Ascending the throne after his father was killed by the People’s Will, Alexander III feared new assassination attempts and took refuge mainly at the Gatchina Palace (for which he was known as the Prisoner of Gatchina). In the first months of his reign, his policy was one of vacillation between liberalism and reaction, setting up an intragovern-mental struggle with M. T. Loris-Melikov, A. A. Abaza, and D. A. Miliutin on one side and Pobedonostsev on the other. On Apr. 29, 1881, after the weakness of the revolutionary forces had become apparent, Alexander III issued a manifesto affirming the principle of autocracy. This marked the transition to a reactionary course in domestic politics. However, economic developments and political circumstances in the first half of the 1880’s obliged his government to introduce a series of reforms—such as the abolition of the poll tax, compulsory redemption, and the lowering of redemption payments. With the dismissal of Minister of the Interior N. P. Ignat’ev (1882) and his replacement by D. A. Tolstoi, a period of undisguised reaction began. At the end of the 1880’s and the beginning of the 1890’s, the so-called counterreforms were carried out—including the introduction of the institution of land captains and the revision of the zemstvo (district assembly) and municipal statutes. During his reign Alexander III significantly increased administrative arbitrariness. In the 1880’s there was a gradual worsening of Russian-German relations and a rapprochement with France, culminating in the conclusion of the French-Russian Alliance (1891–93).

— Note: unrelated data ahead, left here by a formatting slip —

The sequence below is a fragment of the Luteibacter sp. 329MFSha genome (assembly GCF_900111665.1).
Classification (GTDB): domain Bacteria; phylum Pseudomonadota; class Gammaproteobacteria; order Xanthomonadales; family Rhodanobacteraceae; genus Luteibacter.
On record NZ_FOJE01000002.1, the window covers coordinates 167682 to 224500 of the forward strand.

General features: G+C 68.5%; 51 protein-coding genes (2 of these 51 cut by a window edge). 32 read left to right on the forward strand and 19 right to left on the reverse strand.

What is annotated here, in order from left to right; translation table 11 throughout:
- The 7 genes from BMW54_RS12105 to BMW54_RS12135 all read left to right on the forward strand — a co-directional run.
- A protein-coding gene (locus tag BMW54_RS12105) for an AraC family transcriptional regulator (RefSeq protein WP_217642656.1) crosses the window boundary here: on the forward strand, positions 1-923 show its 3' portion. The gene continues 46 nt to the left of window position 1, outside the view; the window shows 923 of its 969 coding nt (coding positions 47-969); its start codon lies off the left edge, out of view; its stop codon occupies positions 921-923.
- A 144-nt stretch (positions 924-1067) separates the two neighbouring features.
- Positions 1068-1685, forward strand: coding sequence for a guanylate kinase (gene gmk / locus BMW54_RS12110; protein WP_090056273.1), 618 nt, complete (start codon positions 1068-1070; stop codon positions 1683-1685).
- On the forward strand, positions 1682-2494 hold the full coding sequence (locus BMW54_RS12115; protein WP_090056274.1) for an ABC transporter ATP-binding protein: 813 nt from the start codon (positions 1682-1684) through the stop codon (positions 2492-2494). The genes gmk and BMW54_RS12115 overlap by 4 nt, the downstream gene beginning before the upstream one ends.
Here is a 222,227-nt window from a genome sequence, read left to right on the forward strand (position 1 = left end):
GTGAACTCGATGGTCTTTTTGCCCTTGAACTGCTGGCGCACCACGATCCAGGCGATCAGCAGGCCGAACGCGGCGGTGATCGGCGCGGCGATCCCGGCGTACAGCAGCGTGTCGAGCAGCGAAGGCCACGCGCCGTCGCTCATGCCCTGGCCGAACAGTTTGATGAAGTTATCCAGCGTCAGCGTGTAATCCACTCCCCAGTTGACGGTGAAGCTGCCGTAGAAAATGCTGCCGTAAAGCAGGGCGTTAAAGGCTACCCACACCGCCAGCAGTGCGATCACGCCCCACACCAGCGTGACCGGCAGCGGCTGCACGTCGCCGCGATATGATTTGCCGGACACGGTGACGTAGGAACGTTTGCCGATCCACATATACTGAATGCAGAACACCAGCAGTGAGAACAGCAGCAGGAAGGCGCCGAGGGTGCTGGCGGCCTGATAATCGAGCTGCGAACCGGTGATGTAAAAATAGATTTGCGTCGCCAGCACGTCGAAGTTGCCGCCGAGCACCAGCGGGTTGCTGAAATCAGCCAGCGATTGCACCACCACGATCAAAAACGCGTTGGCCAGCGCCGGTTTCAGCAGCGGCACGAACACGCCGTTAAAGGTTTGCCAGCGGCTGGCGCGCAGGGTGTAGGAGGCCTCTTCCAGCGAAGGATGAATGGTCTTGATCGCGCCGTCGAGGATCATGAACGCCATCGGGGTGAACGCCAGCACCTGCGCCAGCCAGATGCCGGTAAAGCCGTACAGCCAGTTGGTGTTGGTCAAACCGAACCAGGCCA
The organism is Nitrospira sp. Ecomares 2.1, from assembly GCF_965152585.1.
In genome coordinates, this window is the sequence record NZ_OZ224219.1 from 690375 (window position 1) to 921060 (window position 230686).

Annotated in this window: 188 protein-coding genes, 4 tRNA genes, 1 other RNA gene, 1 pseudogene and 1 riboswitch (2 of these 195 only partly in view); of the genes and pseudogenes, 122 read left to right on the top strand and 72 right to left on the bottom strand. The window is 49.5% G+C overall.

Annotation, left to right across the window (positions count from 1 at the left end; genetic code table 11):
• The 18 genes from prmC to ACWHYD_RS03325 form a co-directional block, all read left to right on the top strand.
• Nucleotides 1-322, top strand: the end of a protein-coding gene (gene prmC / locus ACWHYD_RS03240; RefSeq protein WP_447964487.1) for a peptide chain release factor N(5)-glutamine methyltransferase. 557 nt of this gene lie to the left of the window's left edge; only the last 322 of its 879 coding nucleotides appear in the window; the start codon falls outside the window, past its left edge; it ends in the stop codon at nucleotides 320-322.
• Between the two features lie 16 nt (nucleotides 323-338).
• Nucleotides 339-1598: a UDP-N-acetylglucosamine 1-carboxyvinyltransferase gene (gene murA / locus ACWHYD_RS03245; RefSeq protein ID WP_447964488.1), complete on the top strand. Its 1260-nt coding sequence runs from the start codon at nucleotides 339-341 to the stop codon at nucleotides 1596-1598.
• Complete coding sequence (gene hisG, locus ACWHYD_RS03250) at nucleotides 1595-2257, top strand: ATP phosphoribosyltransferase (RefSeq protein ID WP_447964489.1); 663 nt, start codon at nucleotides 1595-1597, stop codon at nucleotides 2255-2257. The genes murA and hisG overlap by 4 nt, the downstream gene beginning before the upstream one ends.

REFERENCES

Dnevnik gosudarstvennogo sekretaria A. A. Polovtsova, vols. 1–2. Moscow, 1966.
Zaionchkovskii, P. A. “Aleksandr III i ego blizhaishee ok-ruzhenie.” Vopr. istorii, 1966, no. 8.

P. A. ZAIONCHKOVSKII

The Great Soviet Encyclopedia, 3rd Edition (1970-1979). © 2010 The Gale Group, Inc. All rights reserved.

Alexander III

1. 1241--86, king of Scotland (1249--86), son of Alexander II
2. original name Orlando Bandinelli. died 1181, pope (1159--81), who excommunicated Barbarossa
3. 1845--94, tsar of Russia (1881--94), son of Alexander II
Collins Discovery Encyclopedia, 1st edition © HarperCollins Publishers 2005
References in periodicals archive ?
There are interesting points of contact and contrast between Shmidt and his almost exact contemporaries (they were all born within two years of one another) Aleksandr Aleksandrovich Zimin (1920-80) and Iakov Solomonovich Lur'e (1921-96).
(17) "Zimin, Aleksandr Aleksandrovich," Modern Encyclopedia of Russian and Soviet History (hereafter MERSH) 46: 78.